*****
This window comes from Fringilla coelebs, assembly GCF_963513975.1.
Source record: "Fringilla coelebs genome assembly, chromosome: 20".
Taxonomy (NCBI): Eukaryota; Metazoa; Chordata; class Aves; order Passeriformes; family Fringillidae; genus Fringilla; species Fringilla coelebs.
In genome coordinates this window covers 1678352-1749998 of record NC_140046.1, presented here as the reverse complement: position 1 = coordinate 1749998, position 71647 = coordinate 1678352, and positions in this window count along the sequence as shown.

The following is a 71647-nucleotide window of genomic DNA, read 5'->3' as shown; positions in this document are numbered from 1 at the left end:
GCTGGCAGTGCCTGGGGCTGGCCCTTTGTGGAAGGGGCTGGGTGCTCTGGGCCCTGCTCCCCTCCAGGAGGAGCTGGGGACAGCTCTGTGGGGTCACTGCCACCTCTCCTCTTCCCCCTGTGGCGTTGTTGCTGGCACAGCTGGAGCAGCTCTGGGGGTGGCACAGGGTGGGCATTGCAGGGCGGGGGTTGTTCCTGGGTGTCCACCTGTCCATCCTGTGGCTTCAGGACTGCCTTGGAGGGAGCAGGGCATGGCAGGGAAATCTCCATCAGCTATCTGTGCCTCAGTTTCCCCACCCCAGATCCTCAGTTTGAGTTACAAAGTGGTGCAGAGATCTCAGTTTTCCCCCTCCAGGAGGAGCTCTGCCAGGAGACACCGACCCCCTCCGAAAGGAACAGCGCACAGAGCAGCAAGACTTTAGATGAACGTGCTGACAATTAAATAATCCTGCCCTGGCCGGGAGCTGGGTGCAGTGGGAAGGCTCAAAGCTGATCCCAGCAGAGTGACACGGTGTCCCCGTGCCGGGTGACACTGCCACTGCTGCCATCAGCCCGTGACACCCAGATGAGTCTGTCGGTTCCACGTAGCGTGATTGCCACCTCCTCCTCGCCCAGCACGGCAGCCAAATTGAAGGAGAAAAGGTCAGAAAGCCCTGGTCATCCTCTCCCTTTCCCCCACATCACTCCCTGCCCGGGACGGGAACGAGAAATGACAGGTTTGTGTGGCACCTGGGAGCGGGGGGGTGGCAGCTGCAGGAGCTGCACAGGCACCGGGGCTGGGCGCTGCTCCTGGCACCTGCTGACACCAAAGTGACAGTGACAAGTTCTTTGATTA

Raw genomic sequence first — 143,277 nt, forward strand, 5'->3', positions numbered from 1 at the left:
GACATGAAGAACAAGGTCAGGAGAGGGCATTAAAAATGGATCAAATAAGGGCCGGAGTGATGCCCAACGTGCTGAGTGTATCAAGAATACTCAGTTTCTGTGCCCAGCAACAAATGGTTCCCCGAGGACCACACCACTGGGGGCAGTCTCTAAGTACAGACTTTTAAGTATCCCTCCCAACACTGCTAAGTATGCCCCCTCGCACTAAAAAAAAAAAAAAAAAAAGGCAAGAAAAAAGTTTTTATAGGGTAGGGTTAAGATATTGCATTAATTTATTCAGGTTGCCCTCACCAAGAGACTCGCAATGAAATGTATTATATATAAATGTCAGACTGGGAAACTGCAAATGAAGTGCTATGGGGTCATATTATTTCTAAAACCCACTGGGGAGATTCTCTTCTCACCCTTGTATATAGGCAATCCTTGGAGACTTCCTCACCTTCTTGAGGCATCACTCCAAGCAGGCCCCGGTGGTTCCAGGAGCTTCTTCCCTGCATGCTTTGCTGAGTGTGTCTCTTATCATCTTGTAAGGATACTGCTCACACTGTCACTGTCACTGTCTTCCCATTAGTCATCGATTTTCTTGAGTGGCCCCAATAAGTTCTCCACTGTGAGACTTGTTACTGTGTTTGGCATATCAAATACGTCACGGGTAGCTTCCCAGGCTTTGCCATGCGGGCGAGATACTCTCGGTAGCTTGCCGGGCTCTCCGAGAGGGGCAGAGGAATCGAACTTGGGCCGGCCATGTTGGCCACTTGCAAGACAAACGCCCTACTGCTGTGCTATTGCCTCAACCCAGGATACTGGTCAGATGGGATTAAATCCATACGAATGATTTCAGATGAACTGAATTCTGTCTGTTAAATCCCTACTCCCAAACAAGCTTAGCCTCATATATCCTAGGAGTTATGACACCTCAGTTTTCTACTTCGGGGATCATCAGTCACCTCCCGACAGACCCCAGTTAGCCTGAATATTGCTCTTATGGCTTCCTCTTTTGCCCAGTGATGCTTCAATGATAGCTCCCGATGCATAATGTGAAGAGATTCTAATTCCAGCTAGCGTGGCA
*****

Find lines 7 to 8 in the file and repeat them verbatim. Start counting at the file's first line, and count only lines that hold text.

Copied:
Raw genomic sequence first — 143,277 nt, forward strand, 5'->3', positions numbered from 1 at the left:
GACATGAAGAACAAGGTCAGGAGAGGGCATTAAAAATGGATCAAATAAGGGCCGGAGTGATGCCCAACGTGCTGAGTGTATCAAGAATACTCAGTTTCTGTGCCCAGCAACAAATGGTTCCCCGAGGACCACACCACTGGGGGCAGTCTCTAAGTACAGACTTTTAAGTATCCCTCCCAACACTGCTAAGTATGCCCCCTCGCACTAAAAAAAAAAAAAAAAAAAGGCAAGAAAAAAGTTTTTATAGGGTAGGGTTAAGATATTGCATTAATTTATTCAGGTTGCCCTCACCAAGAGACTCGCAATGAAATGTATTATATATAAATGTCAGACTGGGAAACTGCAAATGAAGTGCTATGGGGTCATATTATTTCTAAAACCCACTGGGGAGATTCTCTTCTCACCCTTGTATATAGGCAATCCTTGGAGACTTCCTCACCTTCTTGAGGCATCACTCCAAGCAGGCCCCGGTGGTTCCAGGAGCTTCTTCCCTGCATGCTTTGCTGAGTGTGTCTCTTATCATCTTGTAAGGATACTGCTCACACTGTCACTGTCACTGTCTTCCCATTAGTCATCGATTTTCTTGAGTGGCCCCAATAAGTTCTCCACTGTGAGACTTGTTACTGTGTTTGGCATATCAAATACGTCACGGGTAGCTTCCCAGGCTTTGCCATGCGGGCGAGATACTCTCGGTAGCTTGCCGGGCTCTCCGAGAGGGGCAGAGGAATCGAACTTGGGCCGGCCATGTTGGCCACTTGCAAGACAAACGCCCTACTGCTGTGCTATTGCCTCAACCCAGGATACTGGTCAGATGGGATTAAATCCATACGAATGATTTCAGATGAACTGAATTCTGTCTGTTAAATCCCTACTCCCAAACAAGCTTAGCCTCATATATCCTAGGAGTTATGACACCTCAGTTTTCTACTTCGGGGATCATCAGTCACCTCCCGACAGACCCCAGTTAGCCTGAATATTGCTCTTATGGCTTCCTCTTTTGCCCAGTGATGCTTCAATGATAGCTCCCGATGCATAATGTGAAGAGATTCTAATTCCAGCTAGCGTGGCA